Ali Abunima at The Electronic Intifada has written an article that I wish all Americans would read (even though I fear their reaction would be no better than it was to Marc Ambinder’s article), Obama’s Rush to Judgment: Was the Boston Bombing Really a “Terrorist” Act? The basis of his argument is that our definition of “terrorism” requires that the perpetrator being politically motivated. At this point, we don’t have any information indicating that this is the case so we should back off on the talk of terrorism.
There are two comparisons that I think are important. The first is that this could well be just another Columbine. As we now know, that crime was committed by one “clinically sadistic sociopath” who manipulated another who suffered from depression. When all the information comes out about the Tsarnaev brothers, I think we will at least see that dynamic going on. I will be surprised if the older brother didn’t have some “reason” for the attack, but I have a hard time believing it was really about it. Regardless, if it turns out they did the attack for al Qaida or Chechnya of the lack of Russian representation in USA Boxing, then it will be a terrorist attack. Until then, it isn’t.
Abunima as notes that the attack last August on the Sikh Temple of Wisconsin is almost never referred to as a terrorist attack. But of course it was. I would go further: a lot of people still bristle at calling the Oklahoma City bombing a terrorist attack. What’s more, no one on the right wants to call abortion clinic bombings and assassinations terrorist attacks. That’s because in America, a “terrorist” is only a Muslim. This is, admittedly, strange. We have long known about terrorist acts in Northern Ireland and Spain. And Timothy McVeigh was executed before 9/11.
I think what is really going on is that Americans see people from the Middle East writ large (so large that India is included) as the enemy. And these people are all assumed to be Muslims (even though most of them aren’t). On Wonk Blog this morning, John Sides wrote about some of his research, Americans Who Distrust Muslims Are Likelier to Back the War on Terror. He started the article by displaying the following tweet from game show host Chuck Woolery who is saying what most Americans think:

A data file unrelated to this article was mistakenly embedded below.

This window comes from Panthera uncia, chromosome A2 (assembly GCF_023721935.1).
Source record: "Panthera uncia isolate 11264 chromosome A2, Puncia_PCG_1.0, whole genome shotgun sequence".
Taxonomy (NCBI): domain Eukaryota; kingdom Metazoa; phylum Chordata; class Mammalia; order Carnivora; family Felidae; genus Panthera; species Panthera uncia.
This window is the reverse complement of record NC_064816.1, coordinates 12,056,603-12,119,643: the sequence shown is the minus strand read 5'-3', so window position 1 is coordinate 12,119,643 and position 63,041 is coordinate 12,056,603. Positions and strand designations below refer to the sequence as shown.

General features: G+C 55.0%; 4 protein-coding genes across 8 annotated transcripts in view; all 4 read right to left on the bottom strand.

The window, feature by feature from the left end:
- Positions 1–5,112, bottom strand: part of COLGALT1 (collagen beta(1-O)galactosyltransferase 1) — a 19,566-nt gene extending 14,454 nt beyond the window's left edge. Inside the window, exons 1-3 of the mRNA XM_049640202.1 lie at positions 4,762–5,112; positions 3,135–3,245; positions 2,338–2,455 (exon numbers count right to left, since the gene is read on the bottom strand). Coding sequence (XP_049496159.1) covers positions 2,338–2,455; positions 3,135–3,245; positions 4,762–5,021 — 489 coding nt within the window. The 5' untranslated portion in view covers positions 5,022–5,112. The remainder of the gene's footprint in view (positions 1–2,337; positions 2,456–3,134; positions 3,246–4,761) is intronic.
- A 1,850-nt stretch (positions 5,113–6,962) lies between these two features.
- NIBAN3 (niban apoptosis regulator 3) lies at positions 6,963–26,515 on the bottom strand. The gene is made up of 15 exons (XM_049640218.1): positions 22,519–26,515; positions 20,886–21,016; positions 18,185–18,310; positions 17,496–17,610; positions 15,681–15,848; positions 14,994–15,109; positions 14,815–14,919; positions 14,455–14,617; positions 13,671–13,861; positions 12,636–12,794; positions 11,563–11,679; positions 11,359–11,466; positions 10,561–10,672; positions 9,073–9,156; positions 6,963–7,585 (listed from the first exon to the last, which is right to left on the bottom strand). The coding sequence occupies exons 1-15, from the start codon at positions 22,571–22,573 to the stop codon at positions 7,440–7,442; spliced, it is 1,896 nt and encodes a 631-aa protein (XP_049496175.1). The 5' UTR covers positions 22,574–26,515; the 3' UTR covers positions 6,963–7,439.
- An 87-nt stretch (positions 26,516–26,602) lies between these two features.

One thing for sure. Muslims can’t seem to live in peace with anyone. Even each other. FACT.
— Chuck Woolery (@chuckwoolery) April 19, 2013
Sides went on to present data that shows that Americans find Muslims far more violent and untrustworthy than any other group, including blacks and Latinos (even though the rated them high in these regards too). It is extremely sad to see.
But in this way, I think I might disagree with Abunima’s concern about the tendency of Americans to call anything that Muslims do terrorist. I think the problem is that Americans hate Muslims and are eager to find anything to blame them for. Even still, I’m kind of hopeful. Over time, I think it will be like the LGBT community: as more and more people get to know Muslims, it will be harder to hate them. And it will be the same dynamic: the young and liberal will embrace them first and the old and conservative will be the hold outs.
None of this means we shouldn’t fight back against these unfair stereotypes. And I hate to think about the small scale terrorist attacks that are being perpetrated on American-Muslims right now. Remember, the Sikh Temple was attacked because the white supremacist thought the worshipers were Muslim. And that does make plain the fact that hatred of Muslims is racism pure and simple—unless they also hate all Basques and Northern Irish. That may provide a way forward.
Abunima is right, though: we need to push back on fools like Chuck Woolery who think Muslims are violent. Adam Lanza was a white guy who killed 27; I don’t think it is right to lay that on me just because I’m also white.